Riff-raff realism: Combining realism with excess and fantasy, 'spiv' films of the 40s, such as Odd Man Out, The Third Man and They Made Me a Fugitive, offer a rich inheritance for British cinema, argues Peter Wollen.
Moonshine maverick: Harrmony Korine wrote kids, is 23 years old, and his directorial debut Gummo has been labelled 'repellent' by US critics. Geoffrey Macnab talks to him about dysfunctional teens and the censors.
W for war: From Boer War silent footage to China's version of the Opium Wars war films mix history with hysteria, passion with propaganda. By Andrew Kelly and Edward Lawrenson.
The deal: Mr Hankey; Hitchhiker's Guide returns; dog made man.
Television: Docusoap; TV's top 100; secret filming snag.
Letters: Visceral ban; Teo Escamilla; Sinatra's peak; a fuller Fuller.
Film reviews: Best Men, Budbringeren/Junk Mail/ Postbudet der vidste for meget, Desperate Measures, Different for Girls, Gummo, Heliu/The River, Jackie Brown, Kundun, Love etc., The Man in the Iron Mask, Mat i syn/Mother and Son/ Mutter und Sohn, Middleton's Changeling, Money Talks, Mortal Kombat 2 Annihilation, Mousehunt, Oscar and Lucinda, The Postman, The Rainrnaker, Rothschildin viulu/Rothschild's Violin/Le Violon de Rothschild, The Secret Agent, Sphere, Telling Lies in America, Thieves/Les Voleurs, 247/TwentyFourSeven, Ulee's Gold.
Private view: Comedian Sean Hughes on the miserablist Swedish film My Lfe as a Dog.

Issue 83
March 1998
The mouth and the method: Quentin Tarantino's Jackie Brown brings together blaxploitation and Elmore Leonard pulp. He explains why he's a 'method writer' and why he's not afraid to use the 'N' word. Intrview by Erik Bauer.
Massacre of the innocents: Visions of the atomic bomb and the Virgin Mary haunt the killer child of Neil ]ordan's The Butcher Boy. Can we make sense of his killings, asks Charlotte O'Sullivan.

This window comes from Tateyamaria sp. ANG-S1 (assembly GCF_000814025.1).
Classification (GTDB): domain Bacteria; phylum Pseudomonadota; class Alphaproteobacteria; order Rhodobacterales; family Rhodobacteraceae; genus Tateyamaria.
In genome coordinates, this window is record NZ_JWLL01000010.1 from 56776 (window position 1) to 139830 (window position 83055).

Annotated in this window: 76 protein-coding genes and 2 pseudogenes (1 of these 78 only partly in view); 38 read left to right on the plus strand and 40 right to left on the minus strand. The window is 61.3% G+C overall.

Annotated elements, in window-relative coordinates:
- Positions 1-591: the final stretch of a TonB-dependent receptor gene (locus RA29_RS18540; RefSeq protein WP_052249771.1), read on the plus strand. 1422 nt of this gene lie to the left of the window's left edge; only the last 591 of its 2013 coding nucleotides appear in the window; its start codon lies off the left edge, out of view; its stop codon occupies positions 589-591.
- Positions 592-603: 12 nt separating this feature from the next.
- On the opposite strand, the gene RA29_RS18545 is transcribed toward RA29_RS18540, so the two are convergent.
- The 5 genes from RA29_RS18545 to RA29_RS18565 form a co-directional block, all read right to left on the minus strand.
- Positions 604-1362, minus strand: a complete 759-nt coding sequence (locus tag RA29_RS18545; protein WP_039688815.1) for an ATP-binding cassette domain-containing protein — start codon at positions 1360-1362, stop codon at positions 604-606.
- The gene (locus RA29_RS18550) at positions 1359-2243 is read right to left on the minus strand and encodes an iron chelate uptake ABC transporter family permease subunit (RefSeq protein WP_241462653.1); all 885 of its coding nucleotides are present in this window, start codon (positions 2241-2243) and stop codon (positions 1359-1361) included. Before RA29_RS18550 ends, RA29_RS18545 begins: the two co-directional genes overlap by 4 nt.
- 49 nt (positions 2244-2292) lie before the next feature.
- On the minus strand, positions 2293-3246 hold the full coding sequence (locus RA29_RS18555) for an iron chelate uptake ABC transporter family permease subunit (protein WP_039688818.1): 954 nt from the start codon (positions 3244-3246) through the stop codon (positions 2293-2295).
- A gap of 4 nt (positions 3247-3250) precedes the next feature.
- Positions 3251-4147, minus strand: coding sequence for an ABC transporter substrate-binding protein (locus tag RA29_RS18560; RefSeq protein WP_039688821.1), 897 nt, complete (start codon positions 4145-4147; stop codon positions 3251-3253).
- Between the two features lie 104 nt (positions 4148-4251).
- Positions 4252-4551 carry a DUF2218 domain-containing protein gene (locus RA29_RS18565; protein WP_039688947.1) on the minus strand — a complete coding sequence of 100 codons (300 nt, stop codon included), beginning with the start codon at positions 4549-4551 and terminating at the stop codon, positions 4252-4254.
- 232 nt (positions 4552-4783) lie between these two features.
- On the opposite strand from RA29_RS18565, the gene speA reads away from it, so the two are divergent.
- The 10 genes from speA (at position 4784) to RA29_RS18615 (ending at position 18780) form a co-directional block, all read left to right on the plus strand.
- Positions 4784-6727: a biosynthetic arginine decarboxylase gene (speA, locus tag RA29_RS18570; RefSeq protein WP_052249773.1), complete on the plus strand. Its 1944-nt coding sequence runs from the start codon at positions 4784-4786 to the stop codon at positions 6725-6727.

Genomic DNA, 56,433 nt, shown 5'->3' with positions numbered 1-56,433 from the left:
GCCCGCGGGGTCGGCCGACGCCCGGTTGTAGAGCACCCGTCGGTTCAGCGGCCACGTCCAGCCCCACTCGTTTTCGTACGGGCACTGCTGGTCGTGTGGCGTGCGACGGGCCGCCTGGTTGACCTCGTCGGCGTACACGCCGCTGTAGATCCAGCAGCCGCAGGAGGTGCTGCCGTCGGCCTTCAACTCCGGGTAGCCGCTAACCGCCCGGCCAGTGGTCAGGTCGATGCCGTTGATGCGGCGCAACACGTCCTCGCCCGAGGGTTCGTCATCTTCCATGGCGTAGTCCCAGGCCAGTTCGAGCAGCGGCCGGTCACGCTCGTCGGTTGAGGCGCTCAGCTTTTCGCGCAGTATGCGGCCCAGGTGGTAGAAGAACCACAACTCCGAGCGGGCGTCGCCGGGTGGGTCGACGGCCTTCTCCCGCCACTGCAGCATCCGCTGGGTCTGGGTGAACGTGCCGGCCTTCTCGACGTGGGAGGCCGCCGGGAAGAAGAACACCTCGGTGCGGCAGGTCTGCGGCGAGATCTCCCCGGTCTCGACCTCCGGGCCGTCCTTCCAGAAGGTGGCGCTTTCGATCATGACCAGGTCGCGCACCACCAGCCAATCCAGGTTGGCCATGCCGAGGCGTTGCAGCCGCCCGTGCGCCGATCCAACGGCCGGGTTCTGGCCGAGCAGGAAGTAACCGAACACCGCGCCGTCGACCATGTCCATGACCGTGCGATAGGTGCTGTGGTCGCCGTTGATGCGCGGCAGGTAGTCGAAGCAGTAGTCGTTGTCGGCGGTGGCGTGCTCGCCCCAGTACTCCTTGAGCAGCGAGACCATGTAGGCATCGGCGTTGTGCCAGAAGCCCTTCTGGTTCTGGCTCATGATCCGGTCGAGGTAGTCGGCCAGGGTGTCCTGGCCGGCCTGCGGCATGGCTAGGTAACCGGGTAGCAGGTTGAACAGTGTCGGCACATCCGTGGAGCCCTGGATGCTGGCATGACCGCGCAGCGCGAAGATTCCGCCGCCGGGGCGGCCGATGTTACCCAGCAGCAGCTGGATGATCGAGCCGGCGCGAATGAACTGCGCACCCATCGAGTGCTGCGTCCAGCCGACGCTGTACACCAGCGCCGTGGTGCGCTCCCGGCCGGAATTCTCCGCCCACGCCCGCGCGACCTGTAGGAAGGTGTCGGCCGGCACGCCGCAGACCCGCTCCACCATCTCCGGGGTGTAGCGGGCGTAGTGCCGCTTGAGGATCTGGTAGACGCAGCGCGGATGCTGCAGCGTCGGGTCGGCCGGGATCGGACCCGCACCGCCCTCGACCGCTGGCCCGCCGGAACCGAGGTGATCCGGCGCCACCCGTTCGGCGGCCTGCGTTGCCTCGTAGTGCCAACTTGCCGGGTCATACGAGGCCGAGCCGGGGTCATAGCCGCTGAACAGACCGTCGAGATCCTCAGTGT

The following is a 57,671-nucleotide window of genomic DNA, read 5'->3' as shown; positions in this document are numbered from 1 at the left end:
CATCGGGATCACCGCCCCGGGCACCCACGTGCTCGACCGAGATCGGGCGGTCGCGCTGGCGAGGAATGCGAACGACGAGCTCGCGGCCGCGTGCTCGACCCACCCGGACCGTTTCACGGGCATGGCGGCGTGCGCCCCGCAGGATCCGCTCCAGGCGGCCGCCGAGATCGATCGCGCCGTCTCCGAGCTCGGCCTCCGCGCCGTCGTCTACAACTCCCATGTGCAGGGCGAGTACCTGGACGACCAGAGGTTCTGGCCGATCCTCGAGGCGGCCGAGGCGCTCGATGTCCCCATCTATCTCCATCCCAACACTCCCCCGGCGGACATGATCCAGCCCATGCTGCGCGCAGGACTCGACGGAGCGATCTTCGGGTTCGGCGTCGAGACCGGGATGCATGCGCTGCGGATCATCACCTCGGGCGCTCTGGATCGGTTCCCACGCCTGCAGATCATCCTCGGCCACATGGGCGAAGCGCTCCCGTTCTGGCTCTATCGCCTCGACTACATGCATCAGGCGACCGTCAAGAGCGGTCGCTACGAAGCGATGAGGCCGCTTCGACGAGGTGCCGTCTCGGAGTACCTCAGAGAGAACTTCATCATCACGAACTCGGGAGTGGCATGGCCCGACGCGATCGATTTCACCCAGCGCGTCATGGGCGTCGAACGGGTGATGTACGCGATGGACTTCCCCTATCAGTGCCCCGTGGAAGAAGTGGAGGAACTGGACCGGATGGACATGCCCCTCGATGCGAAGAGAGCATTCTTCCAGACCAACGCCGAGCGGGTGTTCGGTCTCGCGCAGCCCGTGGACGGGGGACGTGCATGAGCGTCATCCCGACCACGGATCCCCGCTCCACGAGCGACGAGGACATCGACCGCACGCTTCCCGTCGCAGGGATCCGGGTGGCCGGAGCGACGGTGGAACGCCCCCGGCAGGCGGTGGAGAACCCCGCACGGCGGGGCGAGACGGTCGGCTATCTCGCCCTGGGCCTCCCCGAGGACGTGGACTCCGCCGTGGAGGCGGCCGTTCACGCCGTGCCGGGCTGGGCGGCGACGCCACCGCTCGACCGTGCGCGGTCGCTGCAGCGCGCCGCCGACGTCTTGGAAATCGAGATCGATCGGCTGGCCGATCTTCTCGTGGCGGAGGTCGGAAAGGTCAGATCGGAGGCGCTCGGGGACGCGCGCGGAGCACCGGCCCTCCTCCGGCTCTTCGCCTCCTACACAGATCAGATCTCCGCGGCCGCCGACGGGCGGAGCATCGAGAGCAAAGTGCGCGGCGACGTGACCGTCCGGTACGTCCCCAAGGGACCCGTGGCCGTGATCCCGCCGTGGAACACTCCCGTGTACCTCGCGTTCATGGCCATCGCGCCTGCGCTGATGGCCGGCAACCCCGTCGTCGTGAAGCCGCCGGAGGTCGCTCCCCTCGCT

The natural: TwentyFourSeven sees young British director Shane Meadows adapt his DIY handicam approach to a shiny black-and-white boxing movie. Geoffrey Macnab talks to him about staying local and just doing it.
Sam Fuller perfect pitch: The late Sam Fuller, director of Shock Corridor and The Naked Kiss, was the last of the Hollywood directors who has really lived a life. Documentary- maker Adam Simon salutes him.
V for video: From video nasties to video diaries, from surveillance to the handicam, video has permanently changed the way we live and the way the movie industry works. By Richard Falcon.
Obituaries: 1997's late lamented plus featured obituaries for China's King Hu, Eastenders' Julia Smith, James Stewart and experimental film- maker Shirley Clarke.
The deal: Return of Mickey Mouse; Blade Runner sequel; British Oscar nominations.
Television: Censorship and drama; pop science; digital delays.
Letters: Cher and Cher alike; Titanic raised again.
Film reviews: Un air de famille, Amistad, As Good As It Gets, Bent, The Blackout, The Boxer, Breakdown, Breaking Up, The Butcher Boy, Fairytale A True Story, Fallen, Flubber, Gattaca, Good Burger, Good Will Hunting, Kavkazskii plennik/Prisoner of the Mountains, Kiss the Girls, Midnight in the Garden of Good and Evil, Mrs Dalloway, Paws, This Is the Sea, The Ugly, Wag the Dog.
Pivate view: The Full Monty's screenwriter Simon Beaufoy on Ken Loach's Riff-Raff.

Issue 82
February 1998
The road not taken: Martin Scorsese's life of the Dalai Lama, Kundun, has upset the Chinese government and put its distributor in an awkward fix. Amy Taubin talks to the director about rage, form and the beauty of passivity.